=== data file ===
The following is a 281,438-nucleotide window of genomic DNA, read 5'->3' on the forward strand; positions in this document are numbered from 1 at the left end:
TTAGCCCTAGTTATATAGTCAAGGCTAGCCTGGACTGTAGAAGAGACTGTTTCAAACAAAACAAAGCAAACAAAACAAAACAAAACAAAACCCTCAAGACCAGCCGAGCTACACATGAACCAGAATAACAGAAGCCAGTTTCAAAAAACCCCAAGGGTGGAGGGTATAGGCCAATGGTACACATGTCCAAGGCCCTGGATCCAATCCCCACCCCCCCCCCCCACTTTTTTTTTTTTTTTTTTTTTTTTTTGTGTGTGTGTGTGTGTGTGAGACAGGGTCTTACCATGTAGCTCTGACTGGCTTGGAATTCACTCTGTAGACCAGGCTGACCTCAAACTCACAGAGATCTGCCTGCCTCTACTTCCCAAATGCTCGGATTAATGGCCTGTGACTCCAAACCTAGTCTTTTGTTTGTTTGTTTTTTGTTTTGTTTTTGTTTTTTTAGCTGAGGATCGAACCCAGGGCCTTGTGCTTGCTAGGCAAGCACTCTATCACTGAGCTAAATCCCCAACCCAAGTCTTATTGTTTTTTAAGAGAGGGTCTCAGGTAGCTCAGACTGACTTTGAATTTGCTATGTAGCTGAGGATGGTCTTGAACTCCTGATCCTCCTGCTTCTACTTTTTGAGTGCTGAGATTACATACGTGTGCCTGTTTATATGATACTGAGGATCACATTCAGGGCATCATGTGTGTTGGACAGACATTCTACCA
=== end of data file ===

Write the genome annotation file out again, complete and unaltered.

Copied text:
The following is a 281,438-nucleotide window of genomic DNA, read 5'->3' on the forward strand; positions in this document are numbered from 1 at the left end:
TTAGCCCTAGTTATATAGTCAAGGCTAGCCTGGACTGTAGAAGAGACTGTTTCAAACAAAACAAAGCAAACAAAACAAAACAAAACAAAACCCTCAAGACCAGCCGAGCTACACATGAACCAGAATAACAGAAGCCAGTTTCAAAAAACCCCAAGGGTGGAGGGTATAGGCCAATGGTACACATGTCCAAGGCCCTGGATCCAATCCCCACCCCCCCCCCCCACTTTTTTTTTTTTTTTTTTTTTTTTTTGTGTGTGTGTGTGTGTGTGAGACAGGGTCTTACCATGTAGCTCTGACTGGCTTGGAATTCACTCTGTAGACCAGGCTGACCTCAAACTCACAGAGATCTGCCTGCCTCTACTTCCCAAATGCTCGGATTAATGGCCTGTGACTCCAAACCTAGTCTTTTGTTTGTTTGTTTTTTGTTTTGTTTTTGTTTTTTTAGCTGAGGATCGAACCCAGGGCCTTGTGCTTGCTAGGCAAGCACTCTATCACTGAGCTAAATCCCCAACCCAAGTCTTATTGTTTTTTAAGAGAGGGTCTCAGGTAGCTCAGACTGACTTTGAATTTGCTATGTAGCTGAGGATGGTCTTGAACTCCTGATCCTCCTGCTTCTACTTTTTGAGTGCTGAGATTACATACGTGTGCCTGTTTATATGATACTGAGGATCACATTCAGGGCATCATGTGTGTTGGACAGACATTCTACCA